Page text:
In the end, I did manage to get to Utrecht on time. The talk was scheduled for 11.15 and I got to the conference centre with well over 10 minutes to spare! Because I didn't want to miss on any of the possible excitement of the day, I also witnessed a robbery on the train from Schipol $-$ an American guy got his backpack stolen by a lovely-looking (but clearly evil-acting) lady when the train stopped at one of the stations along the way.

By the way, the talk went well, I thought. It was probably a bit too long and I had to cut one of the examples short, but people seem to have liked it and asked me quite a few questions. I'm at the airport now, waiting to board my flight back home $-$ assuming I still have a home, that is. I did buy chocolate in the hope of placating my lovely, forgiving other half...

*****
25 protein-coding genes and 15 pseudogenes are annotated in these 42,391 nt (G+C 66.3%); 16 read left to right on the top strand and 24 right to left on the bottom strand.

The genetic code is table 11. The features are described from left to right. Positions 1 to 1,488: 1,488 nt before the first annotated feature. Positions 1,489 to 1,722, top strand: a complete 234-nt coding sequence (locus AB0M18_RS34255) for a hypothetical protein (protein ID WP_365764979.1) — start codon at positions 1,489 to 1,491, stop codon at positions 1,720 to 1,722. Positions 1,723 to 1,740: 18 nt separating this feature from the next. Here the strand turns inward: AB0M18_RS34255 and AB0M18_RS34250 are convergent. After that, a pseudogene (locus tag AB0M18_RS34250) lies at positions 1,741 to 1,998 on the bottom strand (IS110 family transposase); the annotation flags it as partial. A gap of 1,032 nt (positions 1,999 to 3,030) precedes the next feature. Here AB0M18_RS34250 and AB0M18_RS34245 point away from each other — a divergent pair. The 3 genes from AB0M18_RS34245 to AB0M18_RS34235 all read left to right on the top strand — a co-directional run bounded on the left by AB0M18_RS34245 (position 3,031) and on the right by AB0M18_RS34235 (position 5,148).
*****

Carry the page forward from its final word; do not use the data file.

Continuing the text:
Tuesday, 5 November 2013

Bayesian Biostatistics 2014

This has to do with the ISBA Biostats section (I suppose it will be even more, if I am elected to the post of Program Chair, but I'll try and be involved even if I don't win!): the next Bayesian Biostatistics Conference has just been announced and will be held at MD Anderson (Houston, TX) this coming February (12-14).

I went to the 2009 edition, which was good. Most of the emphasis, as is obvious given the research interest of the organisers, was on clinical trials, in particular early phase. At that time I wasn't really working on that topic, so it was good for the academic experience, but it didn't have immediate impact on my personal work.

Now I am doing some work that is related to this, so this would probably be even more interesting (although it does happen in the middle of the teaching term, so I'm not sure I'll be able to go...). And in any case, the topics are quite diverse:
  • Imaging analysis
  • NGS data analysis
  • Subgroup analysis
  • Enrichment designs
  • Integrative genomics
  • Deconvolving tumor heterogeneity
  • Biomarker-driven adaptive designs